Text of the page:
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Merging Churches... Part 4

A New Pair of Glasses (more vision!)

This is Part 4 of a 10 part series on how two churches in Oregon merged. See the first three posts are here: Merging Churches... Part 1 and Merging Churches...Part 2 and Merging Churches...Part 3

There is a story in the gospels about some people who approach the gatekeepers to Jesus – the disciples – about wanting to see Jesus. The crowds so desperately wanted to experience Jesus for themselves so they could make meaning of their lives. I sometimes wonder if that isn’t every person of faith’s hope – to be able to see a glimpse of the holy in their lives and to make meaning of it. As the churches in North Bend and Coos Bay moved forward to begin to figure out how we could uniquely help people encounter a living Christ in our vision for ministry, we knew we needed a new pair of glasses. We weren’t able to “see” Jesus, or even help others “see” Jesus with the glasses we were wearing. We needed to see Jesus through a new set of frames and lenses.

I was appointed to both FUMC North Bend and FUMC Coos Bay beginning July of 2013. Several months earlier, I discovered I was pregnant with my second child. It just happened to be the same week I talked to the District Superintendent about serving both churches. I remember calling her back and telling her the news, in case my pregnancy status caused her or the cabinet to change their minds regarding appointing me to the two churches. Obviously, it didn’t.

I had already been serving the Coos Bay congregation since July of 2010. We had already begun cultivating our vision together. The North Bend church had been working to discern their future following their building fire. Some held tightly to the old city divisions. Others just wanted something - anything to happen and move forward from the place where they had been paralyzed following the fire. Discernment is tricky and holy work – especially for a group of people who had been through so much. After much grieving, building consensus, and conversation, the North Bend congregation decided that they needed a partner in ministry. Some visionary congregation members reached out to members from FUMC Coos Bay hoping that the two congregations would agree to partner together.

In October 2013, the First United Methodist Church, Coos Bay Administrative Council voted to offer to North Bend an option to be “two churches, one site” beginning February 1, 2014. In early November 2013, the North Bend Administrative Council accepted the offer, and asked our District Superintendent, Gwendolyn Drake to recommend to an all-church conference to prayerfully begin the process of merging with Coos Bay. On November 24, 2013, just 5 days into my maternity leave (my kiddo came a week early!), the North Bend congregation, by a majority vote at an all-church conference, voted to begin a conversation and prayerful consideration regarding whether a merger of the two churches would be beneficial.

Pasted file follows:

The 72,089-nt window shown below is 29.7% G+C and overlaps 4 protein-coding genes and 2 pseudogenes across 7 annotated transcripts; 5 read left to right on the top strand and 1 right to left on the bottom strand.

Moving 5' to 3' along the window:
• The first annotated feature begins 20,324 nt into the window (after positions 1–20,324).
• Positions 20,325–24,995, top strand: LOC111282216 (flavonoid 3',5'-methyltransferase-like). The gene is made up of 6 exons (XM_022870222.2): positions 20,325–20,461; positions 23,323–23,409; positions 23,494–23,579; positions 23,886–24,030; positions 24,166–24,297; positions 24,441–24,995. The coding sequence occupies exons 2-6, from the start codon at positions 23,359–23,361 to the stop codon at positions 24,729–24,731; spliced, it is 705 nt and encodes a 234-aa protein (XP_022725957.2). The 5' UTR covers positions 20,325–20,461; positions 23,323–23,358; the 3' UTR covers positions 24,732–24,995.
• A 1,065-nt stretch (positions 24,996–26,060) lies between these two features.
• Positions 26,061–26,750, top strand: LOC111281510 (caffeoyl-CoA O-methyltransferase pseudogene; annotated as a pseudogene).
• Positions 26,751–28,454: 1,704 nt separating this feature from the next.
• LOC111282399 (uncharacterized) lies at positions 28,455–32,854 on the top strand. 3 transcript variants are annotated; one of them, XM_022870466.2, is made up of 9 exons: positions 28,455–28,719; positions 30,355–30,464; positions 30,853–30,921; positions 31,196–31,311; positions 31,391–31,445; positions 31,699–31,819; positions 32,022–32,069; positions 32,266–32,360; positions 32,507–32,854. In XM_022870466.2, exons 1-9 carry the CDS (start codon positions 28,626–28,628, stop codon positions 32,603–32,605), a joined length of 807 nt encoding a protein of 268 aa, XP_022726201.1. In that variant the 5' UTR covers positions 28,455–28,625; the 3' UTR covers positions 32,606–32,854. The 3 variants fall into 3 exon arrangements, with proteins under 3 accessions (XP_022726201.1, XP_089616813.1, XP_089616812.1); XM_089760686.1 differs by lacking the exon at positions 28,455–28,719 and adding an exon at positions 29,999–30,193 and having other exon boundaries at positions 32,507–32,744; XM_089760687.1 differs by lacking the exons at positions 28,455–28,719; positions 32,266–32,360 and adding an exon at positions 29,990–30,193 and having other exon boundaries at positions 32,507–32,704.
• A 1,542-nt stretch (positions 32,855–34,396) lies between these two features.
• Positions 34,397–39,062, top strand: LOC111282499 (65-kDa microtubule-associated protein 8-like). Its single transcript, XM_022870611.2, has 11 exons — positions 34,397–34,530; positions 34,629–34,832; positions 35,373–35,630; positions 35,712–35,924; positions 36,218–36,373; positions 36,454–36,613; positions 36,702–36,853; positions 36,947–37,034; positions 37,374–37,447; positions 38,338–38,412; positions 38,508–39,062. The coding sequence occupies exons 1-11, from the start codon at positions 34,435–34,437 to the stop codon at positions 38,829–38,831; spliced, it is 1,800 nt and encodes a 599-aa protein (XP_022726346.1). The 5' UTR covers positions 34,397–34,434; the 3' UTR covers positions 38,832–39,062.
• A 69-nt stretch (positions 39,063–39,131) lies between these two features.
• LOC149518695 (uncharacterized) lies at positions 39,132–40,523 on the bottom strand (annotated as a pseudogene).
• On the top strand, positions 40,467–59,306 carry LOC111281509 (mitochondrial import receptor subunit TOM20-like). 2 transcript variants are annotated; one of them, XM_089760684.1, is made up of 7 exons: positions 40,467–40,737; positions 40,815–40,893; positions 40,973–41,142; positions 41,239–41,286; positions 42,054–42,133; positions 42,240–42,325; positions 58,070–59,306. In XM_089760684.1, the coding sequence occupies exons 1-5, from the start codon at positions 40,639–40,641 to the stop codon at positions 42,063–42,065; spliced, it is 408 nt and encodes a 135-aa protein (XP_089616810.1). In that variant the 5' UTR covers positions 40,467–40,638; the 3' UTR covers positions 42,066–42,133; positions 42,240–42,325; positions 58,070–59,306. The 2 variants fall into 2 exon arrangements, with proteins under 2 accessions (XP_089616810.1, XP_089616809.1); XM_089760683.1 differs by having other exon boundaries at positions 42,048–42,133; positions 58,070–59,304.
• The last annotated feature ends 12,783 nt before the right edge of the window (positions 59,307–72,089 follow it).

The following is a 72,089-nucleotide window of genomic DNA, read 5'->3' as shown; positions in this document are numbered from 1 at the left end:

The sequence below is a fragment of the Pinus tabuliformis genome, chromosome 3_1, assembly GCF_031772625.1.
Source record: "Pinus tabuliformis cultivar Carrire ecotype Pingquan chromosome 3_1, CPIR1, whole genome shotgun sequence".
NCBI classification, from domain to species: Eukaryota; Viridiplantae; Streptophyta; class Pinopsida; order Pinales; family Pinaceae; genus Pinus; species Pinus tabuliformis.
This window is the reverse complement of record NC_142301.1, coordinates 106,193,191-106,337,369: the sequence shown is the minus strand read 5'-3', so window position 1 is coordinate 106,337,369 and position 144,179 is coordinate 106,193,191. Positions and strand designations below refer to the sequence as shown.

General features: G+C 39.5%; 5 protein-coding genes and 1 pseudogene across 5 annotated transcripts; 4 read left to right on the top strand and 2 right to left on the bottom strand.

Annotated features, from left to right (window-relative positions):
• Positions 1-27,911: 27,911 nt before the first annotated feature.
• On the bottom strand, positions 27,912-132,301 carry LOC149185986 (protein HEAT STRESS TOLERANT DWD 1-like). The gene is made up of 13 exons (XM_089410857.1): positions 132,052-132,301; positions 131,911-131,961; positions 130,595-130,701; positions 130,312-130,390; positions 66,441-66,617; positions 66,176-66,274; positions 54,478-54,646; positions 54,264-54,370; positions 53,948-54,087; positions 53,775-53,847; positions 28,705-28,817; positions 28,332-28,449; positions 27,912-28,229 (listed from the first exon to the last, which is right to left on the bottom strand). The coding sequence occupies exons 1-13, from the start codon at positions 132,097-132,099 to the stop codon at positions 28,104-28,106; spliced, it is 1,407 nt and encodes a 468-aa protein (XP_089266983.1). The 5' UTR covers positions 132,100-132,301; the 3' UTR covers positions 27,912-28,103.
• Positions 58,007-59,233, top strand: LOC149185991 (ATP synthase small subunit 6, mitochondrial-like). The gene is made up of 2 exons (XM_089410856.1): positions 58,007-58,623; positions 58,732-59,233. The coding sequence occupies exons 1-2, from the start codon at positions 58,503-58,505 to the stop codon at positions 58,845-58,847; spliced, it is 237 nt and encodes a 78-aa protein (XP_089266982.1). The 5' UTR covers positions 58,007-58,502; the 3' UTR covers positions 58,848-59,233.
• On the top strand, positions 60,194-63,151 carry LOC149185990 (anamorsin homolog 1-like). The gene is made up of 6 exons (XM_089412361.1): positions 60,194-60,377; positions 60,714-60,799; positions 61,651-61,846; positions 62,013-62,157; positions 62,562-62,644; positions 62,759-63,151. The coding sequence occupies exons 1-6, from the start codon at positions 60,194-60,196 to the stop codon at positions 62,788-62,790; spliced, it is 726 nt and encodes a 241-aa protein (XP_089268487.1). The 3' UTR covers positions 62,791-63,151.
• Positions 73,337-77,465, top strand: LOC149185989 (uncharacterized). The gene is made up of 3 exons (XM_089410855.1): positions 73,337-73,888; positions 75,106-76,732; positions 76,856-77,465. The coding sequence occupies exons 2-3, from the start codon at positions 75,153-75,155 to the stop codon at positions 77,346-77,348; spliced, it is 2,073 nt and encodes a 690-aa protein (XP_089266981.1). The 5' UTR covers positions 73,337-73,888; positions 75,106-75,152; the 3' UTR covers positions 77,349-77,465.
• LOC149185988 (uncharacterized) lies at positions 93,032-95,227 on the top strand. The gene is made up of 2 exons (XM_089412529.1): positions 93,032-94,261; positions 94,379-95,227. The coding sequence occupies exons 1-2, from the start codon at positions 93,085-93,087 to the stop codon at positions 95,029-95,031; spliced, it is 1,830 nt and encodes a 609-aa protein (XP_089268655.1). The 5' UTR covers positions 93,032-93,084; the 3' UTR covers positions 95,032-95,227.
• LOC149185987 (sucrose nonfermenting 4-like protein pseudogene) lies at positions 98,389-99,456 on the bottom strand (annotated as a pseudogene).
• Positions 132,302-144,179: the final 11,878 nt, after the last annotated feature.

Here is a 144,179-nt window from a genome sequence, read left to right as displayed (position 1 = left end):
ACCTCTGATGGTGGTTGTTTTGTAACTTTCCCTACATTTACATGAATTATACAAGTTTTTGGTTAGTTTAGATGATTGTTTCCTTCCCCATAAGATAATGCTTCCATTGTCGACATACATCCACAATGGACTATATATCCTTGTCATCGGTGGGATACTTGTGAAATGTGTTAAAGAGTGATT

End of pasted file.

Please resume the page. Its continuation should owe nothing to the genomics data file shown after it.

Here is the thing: I was on maternity leave, so they would have to do this step entirely on their own! While the North Bend UMC folks didn’t have much in the way of material possessions, there was lots of coordination to move their church operations, which had been worshipping at an empty space in the local Mall. Church folks are amazing! When I returned back from Maternity leave, we were two churches, one site. I opted to come back two weeks early and work part time the entire month of February. If I were allowed a do-over, I would have done all 12 weeks of my leave (or asked for 16). That is another blog entirely - in the realm of parenting and pastoring.

February 1, 2014, with both congregations worshiping in the same building, they began taking incremental steps toward a merge. These steps included “Get-to-know you” activities, combined worship teams, combined staff, and combined trustees duties. The trustees developed a capital plan for the funds - merging endowments, building funds, and insurance money from the fire. They began to accomplish a long list of building improvements - including windows throughout the building, and a new roof. They also included the parsonage in their capitol building improvement plans.